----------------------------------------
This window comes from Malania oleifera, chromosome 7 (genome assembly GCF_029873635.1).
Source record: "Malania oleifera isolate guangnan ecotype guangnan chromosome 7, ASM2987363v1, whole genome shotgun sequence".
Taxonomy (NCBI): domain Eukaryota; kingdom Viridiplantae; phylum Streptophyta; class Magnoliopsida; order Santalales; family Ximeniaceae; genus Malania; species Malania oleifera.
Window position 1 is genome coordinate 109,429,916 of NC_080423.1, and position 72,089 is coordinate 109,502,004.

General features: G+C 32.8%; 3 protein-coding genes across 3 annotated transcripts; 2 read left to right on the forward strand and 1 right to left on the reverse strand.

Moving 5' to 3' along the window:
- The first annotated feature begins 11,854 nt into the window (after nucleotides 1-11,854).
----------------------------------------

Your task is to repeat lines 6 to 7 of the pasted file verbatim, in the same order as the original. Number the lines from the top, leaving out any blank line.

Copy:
Moving 5' to 3' along the window:
- The first annotated feature begins 11,854 nt into the window (after nucleotides 1-11,854).